Companies are lining up to go public. Market conditions are favorable. Investor appetite is strong.
But not all the stocks are sure bets.
Following a string of healthy debuts, the pipeline for initial public offerings is bursting. In all, 168 companies are waiting to go public in the United States — the largest backlog since 2000, according to Renaissance Capital, an IPO advisory firm. The group, which includes Dunkin’ Brands, LinkedIn, and Toys R Us, is aiming to raise some $38 billion.
The situation is similar overseas. Glencore, the world’s largest commodities trader, is set to go public with a dual listing in Hong Kong and London. The offering, at roughly $10 billion, is on track to be the largest IPO this year.
“The IPO market is a cycle, it’s bought on hope, held in greed and sold in fear — we’re in the first stage,” said John E. Fitzgibbon Jr., founder of the research firm IPO Scoop.
The pickup in public offerings is natural, given the strength of the broader equity markets. After suffering a setback during the European debt crisis, the Standard & Poor’s 500-stock index is up 28 percent since August. It tracks the improvement in the deal-making environment, with mergers and acquisitions at their highest volume since before the financial crisis.
“There is a connection between the M&A market and going public,” said David J. Goldschmidt, a lawyer at Skadden, Arps, Slate, Meagher & Flom who specializes in capital markets transactions. “Today we have a stronger M&A market and stronger stock market, which gives private companies the option to take a company public or to sell it.”
Investor interest is high, too. In one sign, traffic to Renaissance Capital’s website rose 40 percent in April to 400,000 unique visitors and is on track to reach a record in May. Fitzgibbon of IPO Scoop says the number of subscribers to his site has doubled from last year.
With investors clamoring, corporate issuers are increasingly gaining the upper hand in pricing their stocks. In April, the car rental company Zipcar sold its shares at $18 — a couple of dollars above its expected range. Zipcar currently trades at $25.
About 30 percent of offerings have priced above expectations so far this year, according to Renaissance Capital. In 2010, only 12 percent did the same.
“Last year, we had a market where investors had been in the driver’s seat,” said Kathleen S. Smith, a principal at Renaissance. “Power is shifting, while investors are still driving, it’s a better market for issuers.”
Some companies are being overly ambitious about pricing, as their stocks quickly give up their first-day gains. An index that tracks the performance of companies after their IPO has risen just 2 percent this year. Benchmarks like the S&P 500 and the Russell 3000 index, which measures the performance of the 3,000 largest American companies, have gained 6 percent.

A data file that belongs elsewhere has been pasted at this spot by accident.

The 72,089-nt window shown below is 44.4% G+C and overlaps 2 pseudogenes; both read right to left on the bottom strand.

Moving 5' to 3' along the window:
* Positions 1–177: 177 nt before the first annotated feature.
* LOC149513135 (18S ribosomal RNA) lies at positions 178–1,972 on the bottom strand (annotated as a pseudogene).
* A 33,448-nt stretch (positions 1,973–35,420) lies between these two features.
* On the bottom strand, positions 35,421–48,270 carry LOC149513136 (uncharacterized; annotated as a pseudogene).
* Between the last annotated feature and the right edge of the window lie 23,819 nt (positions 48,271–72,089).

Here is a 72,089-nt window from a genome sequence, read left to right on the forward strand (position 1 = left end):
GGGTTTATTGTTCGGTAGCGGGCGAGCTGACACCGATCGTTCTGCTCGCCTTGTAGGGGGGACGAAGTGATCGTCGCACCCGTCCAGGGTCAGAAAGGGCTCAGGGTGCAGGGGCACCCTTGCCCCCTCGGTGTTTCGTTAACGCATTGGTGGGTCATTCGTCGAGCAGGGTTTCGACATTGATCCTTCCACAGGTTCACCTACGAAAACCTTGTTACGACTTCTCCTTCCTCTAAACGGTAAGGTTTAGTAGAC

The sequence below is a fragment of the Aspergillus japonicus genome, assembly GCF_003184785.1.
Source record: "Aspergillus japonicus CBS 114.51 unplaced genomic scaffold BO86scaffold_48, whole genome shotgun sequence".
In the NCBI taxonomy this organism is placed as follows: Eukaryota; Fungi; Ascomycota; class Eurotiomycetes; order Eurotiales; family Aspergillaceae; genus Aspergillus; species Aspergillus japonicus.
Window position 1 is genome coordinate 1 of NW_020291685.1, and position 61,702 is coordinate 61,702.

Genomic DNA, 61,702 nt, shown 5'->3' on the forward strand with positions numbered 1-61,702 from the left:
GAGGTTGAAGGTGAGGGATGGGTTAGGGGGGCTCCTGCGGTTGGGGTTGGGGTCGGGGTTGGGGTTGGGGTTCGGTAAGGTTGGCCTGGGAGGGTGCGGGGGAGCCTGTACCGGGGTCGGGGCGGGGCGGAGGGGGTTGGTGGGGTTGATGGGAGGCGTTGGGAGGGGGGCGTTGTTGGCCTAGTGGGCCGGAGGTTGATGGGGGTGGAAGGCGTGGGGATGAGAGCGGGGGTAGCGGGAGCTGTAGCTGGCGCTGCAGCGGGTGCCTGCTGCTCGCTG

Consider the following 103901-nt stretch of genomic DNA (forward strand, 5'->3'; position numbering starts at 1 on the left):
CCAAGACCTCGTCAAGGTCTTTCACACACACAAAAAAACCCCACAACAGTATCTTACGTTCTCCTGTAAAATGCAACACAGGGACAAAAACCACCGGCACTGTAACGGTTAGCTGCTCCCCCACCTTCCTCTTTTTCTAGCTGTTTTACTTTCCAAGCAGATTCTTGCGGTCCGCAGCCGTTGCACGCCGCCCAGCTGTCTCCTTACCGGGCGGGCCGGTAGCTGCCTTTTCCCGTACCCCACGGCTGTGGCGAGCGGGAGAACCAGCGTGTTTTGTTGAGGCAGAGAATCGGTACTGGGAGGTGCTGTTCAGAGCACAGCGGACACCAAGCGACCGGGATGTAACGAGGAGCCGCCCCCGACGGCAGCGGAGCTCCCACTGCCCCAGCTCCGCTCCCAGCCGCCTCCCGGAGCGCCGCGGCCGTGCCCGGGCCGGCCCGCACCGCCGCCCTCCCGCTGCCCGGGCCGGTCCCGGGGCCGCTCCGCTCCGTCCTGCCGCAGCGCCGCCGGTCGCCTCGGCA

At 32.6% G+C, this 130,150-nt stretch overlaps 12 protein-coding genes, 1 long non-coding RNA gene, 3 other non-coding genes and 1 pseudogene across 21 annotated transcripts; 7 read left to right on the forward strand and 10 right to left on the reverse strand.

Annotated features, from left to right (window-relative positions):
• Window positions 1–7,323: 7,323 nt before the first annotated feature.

On Thursday, China-based NetQin, a mobile security services company, went public on the New York Stock Exchange, pricing at $11.50 a share, the top of its range. On the first day of trading, the stock fell 19 percent to close at $9.30.
“We’re not really concerned about stock prices today or tomorrow,” said NetQin’s chief financial officer, Suhai Ji. He said he was more focused on the strategic value of going public, including the cachet of a listing on the NYSE and building a platform for partnerships in the United States.
Internet plays are giving analysts the most pause. Amid the rise of Facebook, technology startups are beating a path to the public markets, looking to cash in early while investors still have Silicon Valley fever.
Several social media startups, valued in the multibillion-dollar range, are preparing to go public. The professional social network LinkedIn, which is trading at a $2 billion-plus valuation in the secondary markets, filed for its IPO in January. Groupon, a popular social shopping site, is said to be in talks with bankers as it prepares for an offering later this year.
But the fervor has some analysts worried that valuations are becoming unhinged from fundamentals.
On Wednesday, Renren, often described as the Facebook of China, rose 29 percent on its first day of trading. The social networking site, which lost money last year, is now worth $6.6 billion, some 86 times last year’s revenue.
At that level, the Chinese social networking site is trading at a premium to its much larger and more profitable counterpart in the United States. The privately held Facebook, whose revenue hit $2 billion last year, is trading at 40 times sales on a secondary exchange. The Internet search giant Google trades at six times in the public markets.
“I don’t know about some of these valuations,” said Peter Falvey, a managing director at Morgan Keegan. “People are getting really excited, but it could end badly at some point.”